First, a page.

The world's demand for its oil will remain tempered over the coming five years, with no shrinking of its daily production expected.
OPEC confident of current oil resources
The world's need for OPEC's crude oil will remain tempered over the next five years, the group says in its annual forecast.
As a result, OPEC's unused oil output capacity is unlikely to shrink from the current level of 6 million to 7 million barrels per day (bpd).
For energy consumers, the group's main predictions in the report released yesterday should be reassuring: "Current investments should be enough to satisfy both demand for OPEC crude and provide a comfortable cushion of spare capacity, which already exceeds the very high level of 6 million bpd," OPEC said. "There are clearly enough resources to meet future demand."
Reserve estimates are rising as improved technology offers new ways of unlocking conventional and unconventional resources, the report said.
But for some OPEC countries with high state revenue requirements, the medium and long-term projections supplied by the group's secretariat might be unsettling.
The sustained spare output capacity equal to more than 7 per cent of global oil demand expected for the next five years would normally place downwards pressure on crude prices, although it might also help to stabilise the market, preventing a recurrence of the unprecedented 2008 price spike and subsequent crash that disrupted energy investment in most countries.
Although OPEC expects global oil demand to increase by 20 million bpd by 2030, or an average rate of 0.9 per cent a year, to 105.5 million bpd from 85.5 million bpd projected for this year, rising oil output from outside the organisation is predicted to account for more than half the increase.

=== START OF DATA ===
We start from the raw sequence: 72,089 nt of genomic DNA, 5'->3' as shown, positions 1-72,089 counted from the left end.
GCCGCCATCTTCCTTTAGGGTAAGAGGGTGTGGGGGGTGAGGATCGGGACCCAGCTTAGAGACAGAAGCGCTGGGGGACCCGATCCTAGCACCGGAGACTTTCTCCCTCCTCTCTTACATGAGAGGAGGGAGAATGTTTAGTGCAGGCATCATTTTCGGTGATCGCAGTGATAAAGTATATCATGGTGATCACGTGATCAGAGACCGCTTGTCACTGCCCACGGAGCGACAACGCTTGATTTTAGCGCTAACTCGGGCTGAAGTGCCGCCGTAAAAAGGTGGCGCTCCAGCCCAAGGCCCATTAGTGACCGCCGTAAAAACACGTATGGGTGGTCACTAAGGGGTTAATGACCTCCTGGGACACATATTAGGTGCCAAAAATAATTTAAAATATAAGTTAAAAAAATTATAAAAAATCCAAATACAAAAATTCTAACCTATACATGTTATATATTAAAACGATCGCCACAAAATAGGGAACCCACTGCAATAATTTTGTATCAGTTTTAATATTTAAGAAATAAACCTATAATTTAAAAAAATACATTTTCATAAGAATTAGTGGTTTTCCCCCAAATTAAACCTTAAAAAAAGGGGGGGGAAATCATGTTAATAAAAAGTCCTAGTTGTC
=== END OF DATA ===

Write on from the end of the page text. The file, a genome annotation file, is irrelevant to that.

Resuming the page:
OPEC's share of the world oil market could even fall slightly from its current level of about 34 per cent over the next five years before rising modestly to 36 per cent by the end of the forecast period.
One startling projection is that due to the rising contribution of biofuels and liquids produced from gas and coal in the oil mix crude's share could fall below 80 per cent within the next 20 years from above 90 per cent in 2005.
The implications of that include a sharp curtailment of opportunities for global refining capacity to expand in coming years.
Green energy policies are the source of even greater uncertainty for OPEC in the longer-term, the group said.
Efforts to reduce greenhouse gas emissions by boosting vehicle efficiency and adopting electric cars could have significant impacts on world oil demand.
The most ambitious estimates, such as a study by the James Baker III Institute for Public Policy at Rice University in Texas, suggest strong government policies to push electric cars could shave oil demand in the US and other industrialised countries by more than a third over 10 years, putting downward pressure on oil prices.
OPEC yesterday was more cautious, noting that "the internal combustion engine is expected to maintain its current position as the dominant automotive technology", and that change to vehicle fleets was likely to be more "evolutionary" than revolutionary.
Nonetheless, strong vehicle efficiency improvements and larger market penetration of hybrid-electric cars could reduce world oil demand by 5 million bpd by 2030 in some scenarios, the group said.
OPEC noted that uncertainty about energy policy was the biggest source of variation in the long-term oil demand forecast.
"Carbon-related legislation is still at a formative stage but the implication is that it could do as much to reshape global oil markets and re¿ning over the next 20 years, as will regional economic and population growth," it said.